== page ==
All About Japan

Yufuin: The Quintessence of Hospitality

| Onsen , Oita
Yufuin: The Quintessence of Hospitality

Located in Oita Prefecture, on Japan's southern island of Kyushu, Yufuin is one of Japan's best-known onsen (hot spring) resorts, and attracts 3.8 million tourists every year.

Of the countless onsen inns around Yufuin, Tamanoyu is one of the most popular. Established in 1953, the inn is renowned for its outstanding hospitality, beautiful gardens and exquisite food. Highlighting Japan spoke with Izumi Kuwano, president of Tamanoyu and chairperson of the Yufuin-Onsen Tourism Association.

What makes Yufuin so special?

Many onsen towns around Japan are little more than a collection of hotels, inns and gift shops. Here in Yufuin, however, those facilities are mixed in with houses where regular people live, rice paddies and fields, as well as lots of unique cafés and galleries. The town is really compact, too, so you can walk anywhere. We also have beautiful natural scenery, with stunning views of Yufu-dake mountain, which towers over the town, and the surrounding countryside. On top of all that, we have a full calendar of cultural events all year round, including film, art and music.

Tourists also come to Yufuin from outside Japan, particularly countries such as South Korea and China. Overseas visitors often comment that Yufuin is a really charming town. We even get repeat visitors coming over for a second or third time.

When you welcome guests to Tamanoyu, which aspects of hospitality do you particularly focus on?

I think that giving guests a sense of the current season in Yufuin is a key part of hospitality. For instance, we always have decorations linked to seasonal events in the inn and serve dishes made from local seasonal ingredients. That might include vegetables grown by nearby farmers, seafood from the waters around Oita or the local specialty Bungo beef, which is reared right here in Oita Prefecture. More unusual ingredients include sasanaba mushrooms, which we use in dishes in the fall. These have an extremely rich aroma, so they're something of a delicacy like truffles.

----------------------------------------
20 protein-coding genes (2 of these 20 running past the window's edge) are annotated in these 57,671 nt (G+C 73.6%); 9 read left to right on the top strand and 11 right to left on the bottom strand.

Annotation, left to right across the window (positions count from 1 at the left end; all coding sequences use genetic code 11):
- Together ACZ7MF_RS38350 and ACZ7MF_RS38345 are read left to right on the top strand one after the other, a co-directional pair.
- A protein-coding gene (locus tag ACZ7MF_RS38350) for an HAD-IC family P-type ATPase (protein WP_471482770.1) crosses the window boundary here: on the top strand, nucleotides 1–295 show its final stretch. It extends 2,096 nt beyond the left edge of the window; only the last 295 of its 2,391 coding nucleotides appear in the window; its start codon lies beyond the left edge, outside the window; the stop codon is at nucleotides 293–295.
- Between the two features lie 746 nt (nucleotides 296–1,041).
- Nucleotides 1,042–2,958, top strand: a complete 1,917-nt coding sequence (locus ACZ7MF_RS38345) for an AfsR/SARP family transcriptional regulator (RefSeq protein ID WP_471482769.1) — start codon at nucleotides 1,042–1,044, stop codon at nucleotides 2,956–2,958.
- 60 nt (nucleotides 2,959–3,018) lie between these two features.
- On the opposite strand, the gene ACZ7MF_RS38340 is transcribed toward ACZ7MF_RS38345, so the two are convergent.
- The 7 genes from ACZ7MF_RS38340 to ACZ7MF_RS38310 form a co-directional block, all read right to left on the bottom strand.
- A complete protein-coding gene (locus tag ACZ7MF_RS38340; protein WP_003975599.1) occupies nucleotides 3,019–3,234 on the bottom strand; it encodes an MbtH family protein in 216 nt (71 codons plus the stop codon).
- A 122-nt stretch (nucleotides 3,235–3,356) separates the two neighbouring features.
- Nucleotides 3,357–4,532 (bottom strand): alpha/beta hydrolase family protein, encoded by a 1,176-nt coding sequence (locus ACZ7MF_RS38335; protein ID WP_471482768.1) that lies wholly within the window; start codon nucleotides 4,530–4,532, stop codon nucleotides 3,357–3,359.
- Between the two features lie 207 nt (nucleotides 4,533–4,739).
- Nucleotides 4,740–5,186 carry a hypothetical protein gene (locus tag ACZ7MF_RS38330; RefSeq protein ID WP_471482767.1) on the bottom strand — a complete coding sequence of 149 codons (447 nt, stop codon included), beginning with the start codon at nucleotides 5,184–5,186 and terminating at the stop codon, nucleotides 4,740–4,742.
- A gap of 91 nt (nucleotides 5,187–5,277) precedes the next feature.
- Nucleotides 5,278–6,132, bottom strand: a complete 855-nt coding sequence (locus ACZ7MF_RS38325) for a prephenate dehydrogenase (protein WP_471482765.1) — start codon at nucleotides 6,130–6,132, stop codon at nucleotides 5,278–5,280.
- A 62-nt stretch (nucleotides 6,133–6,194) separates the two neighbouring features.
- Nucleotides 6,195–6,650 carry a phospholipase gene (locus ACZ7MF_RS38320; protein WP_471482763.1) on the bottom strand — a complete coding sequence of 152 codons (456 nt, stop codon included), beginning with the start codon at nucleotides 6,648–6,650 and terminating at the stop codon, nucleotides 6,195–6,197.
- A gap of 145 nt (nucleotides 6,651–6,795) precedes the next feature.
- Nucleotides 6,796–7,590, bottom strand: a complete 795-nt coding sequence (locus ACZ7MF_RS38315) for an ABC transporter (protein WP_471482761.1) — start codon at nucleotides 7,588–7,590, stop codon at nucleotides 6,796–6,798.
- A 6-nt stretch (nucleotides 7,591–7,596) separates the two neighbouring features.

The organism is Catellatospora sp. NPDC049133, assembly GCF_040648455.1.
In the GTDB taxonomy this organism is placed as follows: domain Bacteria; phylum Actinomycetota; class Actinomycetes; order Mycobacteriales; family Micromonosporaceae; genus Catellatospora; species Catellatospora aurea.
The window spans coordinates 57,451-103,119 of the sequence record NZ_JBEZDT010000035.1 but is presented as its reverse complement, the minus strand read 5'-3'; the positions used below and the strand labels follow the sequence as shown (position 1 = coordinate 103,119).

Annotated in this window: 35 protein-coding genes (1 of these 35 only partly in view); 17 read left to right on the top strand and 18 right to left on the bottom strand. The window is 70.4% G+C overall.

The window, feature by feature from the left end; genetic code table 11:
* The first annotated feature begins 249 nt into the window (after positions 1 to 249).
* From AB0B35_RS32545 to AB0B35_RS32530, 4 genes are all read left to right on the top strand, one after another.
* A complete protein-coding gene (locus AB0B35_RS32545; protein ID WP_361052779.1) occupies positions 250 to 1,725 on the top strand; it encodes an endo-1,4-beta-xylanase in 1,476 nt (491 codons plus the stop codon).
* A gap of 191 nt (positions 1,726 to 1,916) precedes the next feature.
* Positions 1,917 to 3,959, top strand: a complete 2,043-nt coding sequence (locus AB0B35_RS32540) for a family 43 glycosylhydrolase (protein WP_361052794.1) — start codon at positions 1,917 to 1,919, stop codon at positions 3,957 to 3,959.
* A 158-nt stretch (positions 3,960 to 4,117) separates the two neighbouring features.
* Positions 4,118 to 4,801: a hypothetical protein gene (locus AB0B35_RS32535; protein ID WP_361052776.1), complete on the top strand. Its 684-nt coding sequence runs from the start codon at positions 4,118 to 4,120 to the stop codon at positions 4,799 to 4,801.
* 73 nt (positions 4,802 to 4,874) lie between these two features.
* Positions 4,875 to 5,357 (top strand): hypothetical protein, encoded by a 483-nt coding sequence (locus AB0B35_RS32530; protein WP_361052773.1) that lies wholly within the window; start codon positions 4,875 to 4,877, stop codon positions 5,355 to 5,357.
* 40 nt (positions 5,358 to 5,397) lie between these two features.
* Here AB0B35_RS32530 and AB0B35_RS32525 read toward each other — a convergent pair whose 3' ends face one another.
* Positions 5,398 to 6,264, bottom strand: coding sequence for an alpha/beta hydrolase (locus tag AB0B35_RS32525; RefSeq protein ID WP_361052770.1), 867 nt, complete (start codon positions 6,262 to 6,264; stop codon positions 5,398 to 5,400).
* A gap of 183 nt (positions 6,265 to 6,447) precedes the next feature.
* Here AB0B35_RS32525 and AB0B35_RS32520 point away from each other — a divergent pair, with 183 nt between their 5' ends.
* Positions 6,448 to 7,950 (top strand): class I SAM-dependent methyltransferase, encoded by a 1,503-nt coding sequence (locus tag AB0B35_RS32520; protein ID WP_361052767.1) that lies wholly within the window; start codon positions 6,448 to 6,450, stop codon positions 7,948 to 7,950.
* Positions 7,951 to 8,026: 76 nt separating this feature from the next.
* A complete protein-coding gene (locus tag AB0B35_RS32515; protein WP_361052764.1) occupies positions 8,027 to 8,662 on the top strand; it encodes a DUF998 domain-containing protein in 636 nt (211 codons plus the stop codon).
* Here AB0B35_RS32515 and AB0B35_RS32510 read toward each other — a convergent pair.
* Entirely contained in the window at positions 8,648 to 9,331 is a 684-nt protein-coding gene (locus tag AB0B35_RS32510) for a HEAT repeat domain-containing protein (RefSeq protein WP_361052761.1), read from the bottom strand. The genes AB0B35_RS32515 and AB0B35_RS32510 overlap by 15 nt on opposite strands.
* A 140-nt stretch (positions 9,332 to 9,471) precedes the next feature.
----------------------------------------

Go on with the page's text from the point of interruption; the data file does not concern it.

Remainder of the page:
As members of staff, we also try to maintain a sense of distance so that our guests feel more relaxed. Rather than bombarding our guests with detailed information about their meals or the gardens, we just make sure that we can answer any question that our guests may ask. We often get asked about the flowers in our gardens, for instance, so we all spend time reading books and learning about flowers.

Overseas guests tend to be most impressed by the plants and flowers in our gardens. They really enjoy looking out at the gardens while eating or drinking in our bar.

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